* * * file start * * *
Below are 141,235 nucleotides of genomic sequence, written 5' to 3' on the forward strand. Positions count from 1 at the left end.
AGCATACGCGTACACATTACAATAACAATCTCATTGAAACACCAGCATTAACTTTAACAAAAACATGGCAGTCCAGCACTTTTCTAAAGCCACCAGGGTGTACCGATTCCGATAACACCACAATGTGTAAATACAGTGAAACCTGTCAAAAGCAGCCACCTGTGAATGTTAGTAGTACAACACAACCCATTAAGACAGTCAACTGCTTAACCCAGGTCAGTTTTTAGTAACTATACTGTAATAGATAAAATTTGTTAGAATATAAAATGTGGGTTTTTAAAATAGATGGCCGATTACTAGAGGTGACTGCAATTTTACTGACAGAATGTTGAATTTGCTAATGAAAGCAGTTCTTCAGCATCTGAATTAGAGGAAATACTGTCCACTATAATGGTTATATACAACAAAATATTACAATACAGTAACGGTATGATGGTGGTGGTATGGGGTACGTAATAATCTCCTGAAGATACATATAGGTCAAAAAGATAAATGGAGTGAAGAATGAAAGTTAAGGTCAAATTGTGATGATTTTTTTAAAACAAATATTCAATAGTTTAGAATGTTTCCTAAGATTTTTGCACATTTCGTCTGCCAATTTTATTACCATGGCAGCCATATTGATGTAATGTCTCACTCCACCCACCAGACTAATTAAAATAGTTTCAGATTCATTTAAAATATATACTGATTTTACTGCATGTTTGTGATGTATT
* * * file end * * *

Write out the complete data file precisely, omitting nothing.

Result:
Below are 141,235 nucleotides of genomic sequence, written 5' to 3' on the forward strand. Positions count from 1 at the left end.
AGCATACGCGTACACATTACAATAACAATCTCATTGAAACACCAGCATTAACTTTAACAAAAACATGGCAGTCCAGCACTTTTCTAAAGCCACCAGGGTGTACCGATTCCGATAACACCACAATGTGTAAATACAGTGAAACCTGTCAAAAGCAGCCACCTGTGAATGTTAGTAGTACAACACAACCCATTAAGACAGTCAACTGCTTAACCCAGGTCAGTTTTTAGTAACTATACTGTAATAGATAAAATTTGTTAGAATATAAAATGTGGGTTTTTAAAATAGATGGCCGATTACTAGAGGTGACTGCAATTTTACTGACAGAATGTTGAATTTGCTAATGAAAGCAGTTCTTCAGCATCTGAATTAGAGGAAATACTGTCCACTATAATGGTTATATACAACAAAATATTACAATACAGTAACGGTATGATGGTGGTGGTATGGGGTACGTAATAATCTCCTGAAGATACATATAGGTCAAAAAGATAAATGGAGTGAAGAATGAAAGTTAAGGTCAAATTGTGATGATTTTTTTAAAACAAATATTCAATAGTTTAGAATGTTTCCTAAGATTTTTGCACATTTCGTCTGCCAATTTTATTACCATGGCAGCCATATTGATGTAATGTCTCACTCCACCCACCAGACTAATTAAAATAGTTTCAGATTCATTTAAAATATATACTGATTTTACTGCATGTTTGTGATGTATT